UT-Austin students conduct a controlled fire to maintain on-campus urban prairie

Samantha Greyson

The Campus Environmental Center conducted a 10-minute controlled burn of the on-campus Half-Pint Prairie Monday to replenish the soil of native plants.

The Half-Pint Prairie, a 1,200 square foot mixture of over 50 native plant species, requires little upkeep compared to the South Mall or other lawns on campus, said Jack Rouse, a Half-Pint Prairie co-lead. Rouse said the prairie requires no sprinklers or watering, and the burn will provide adequate upkeep and nutrition to the prairie’s soil.

“As we are bracing ourselves for severe water shortages, I think we have to let go of things like lawns that are uselessly consuming resources,” said Rouse, an English and accounting senior. “This prairie is a step in shifting those aesthetic values. A lot of people think those green lawns are how things should look, but (it is) at the expense of everything else in the environment.”

The center planted the Half-Pint Prairie in spring 2019 west of the Student Services Building. Because prairies are disturbance-dependent ecosystems, Rouse said a controlled burn helps to knock back bushes and dead plants and make way for new growth.

Rouse said the on-campus prairie can introduce people to the benefits of native grasses instead of green lawns. 

“When you start to establish these little pocket prairies and teach people about them, we hope that they will be more receptive to having more native plantings in the first place,” Rouse said. “I think it shows how disconnected we are from what our environment should look like.”


The Half-Pint Prairie is a Blackland prairie, a species that runs through Texas and resides in East Austin, Rouse said. The Blackland prairie is severely endangered and occupies 0.1% of its previous territory, according to the Half-Pint Prairie website. Neuroscience senior Pranav Jayaraman said much of the prairie's disappearance can be attributed to human causes.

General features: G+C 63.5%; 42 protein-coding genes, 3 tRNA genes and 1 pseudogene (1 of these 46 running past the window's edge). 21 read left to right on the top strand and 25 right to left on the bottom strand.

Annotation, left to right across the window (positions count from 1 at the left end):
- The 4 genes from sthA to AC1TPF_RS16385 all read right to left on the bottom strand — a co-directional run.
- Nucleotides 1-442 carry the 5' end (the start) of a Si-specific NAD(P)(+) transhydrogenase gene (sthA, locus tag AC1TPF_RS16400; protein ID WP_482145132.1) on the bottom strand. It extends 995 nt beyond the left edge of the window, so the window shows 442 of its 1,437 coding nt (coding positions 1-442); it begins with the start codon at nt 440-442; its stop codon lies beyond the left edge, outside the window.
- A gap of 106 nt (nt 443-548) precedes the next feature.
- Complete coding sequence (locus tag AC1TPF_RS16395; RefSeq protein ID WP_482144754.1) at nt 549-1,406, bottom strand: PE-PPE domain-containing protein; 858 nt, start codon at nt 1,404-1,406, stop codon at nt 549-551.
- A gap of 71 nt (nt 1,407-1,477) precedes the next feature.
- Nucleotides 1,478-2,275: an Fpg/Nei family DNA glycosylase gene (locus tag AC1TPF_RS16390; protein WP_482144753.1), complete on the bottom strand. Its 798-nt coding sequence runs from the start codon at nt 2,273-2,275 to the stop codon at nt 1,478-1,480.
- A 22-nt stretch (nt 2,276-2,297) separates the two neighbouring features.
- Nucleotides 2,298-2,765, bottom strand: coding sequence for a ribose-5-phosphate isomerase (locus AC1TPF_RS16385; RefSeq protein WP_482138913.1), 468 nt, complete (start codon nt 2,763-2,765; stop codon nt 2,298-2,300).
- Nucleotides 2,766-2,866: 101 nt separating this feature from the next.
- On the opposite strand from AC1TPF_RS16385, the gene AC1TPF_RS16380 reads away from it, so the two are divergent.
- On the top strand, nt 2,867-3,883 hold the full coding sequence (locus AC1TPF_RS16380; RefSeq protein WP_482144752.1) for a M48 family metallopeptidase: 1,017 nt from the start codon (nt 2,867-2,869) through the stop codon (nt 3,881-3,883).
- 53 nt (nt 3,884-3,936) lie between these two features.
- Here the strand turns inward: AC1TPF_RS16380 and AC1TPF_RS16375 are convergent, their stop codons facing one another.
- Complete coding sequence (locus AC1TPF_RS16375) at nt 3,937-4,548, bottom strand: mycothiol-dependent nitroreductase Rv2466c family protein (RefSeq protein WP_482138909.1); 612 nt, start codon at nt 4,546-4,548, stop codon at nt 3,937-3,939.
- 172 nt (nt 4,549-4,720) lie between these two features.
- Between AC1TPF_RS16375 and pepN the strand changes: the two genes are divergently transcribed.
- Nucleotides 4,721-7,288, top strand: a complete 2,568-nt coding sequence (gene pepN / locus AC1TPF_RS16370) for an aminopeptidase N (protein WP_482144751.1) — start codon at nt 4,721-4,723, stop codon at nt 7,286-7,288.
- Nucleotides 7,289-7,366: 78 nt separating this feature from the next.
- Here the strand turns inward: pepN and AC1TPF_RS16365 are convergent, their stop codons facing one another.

“This species, the Blackland prairie, used to be the dominant greenspace across Texas,” Jayaraman said. “Forest fires, the natural fires that normally would occur, are prevented by humans, which kind of led to the (prairie’s) disappearance.”

Environmental science junior Clayton Faries said fires can reduce leaf litter and invasive species, promoting lush plant growth afterward by invigorating the soil and allowing more sunlight to penetrate the prairie. 

“Fire is a natural part of prairie ecosystems, and Native American (nations) often conducted controlled burning of their grasslands in the same manner that we are doing,” Faries said.

Fairies said the center is ensuring a safe burn by checking for proper humidity levels and wind speeds on the day of the burn. He said the team worked with the UT fire marshal and the Lady Bird Johnson Wildflower Center to plan the burn.

Rouse said it is rare to see a controlled prairie burn in an urban environment, especially on a college campus. 

“Other college campuses that have created small ecosystems similar to our prairie are often located at a satellite location away from their main campus,” Fairies said. “Not only are controlled burns at universities uncommon, but I think ours is even more unique because it is happening right in the middle of campus where more students can see what we’re doing and why it’s beneficial.”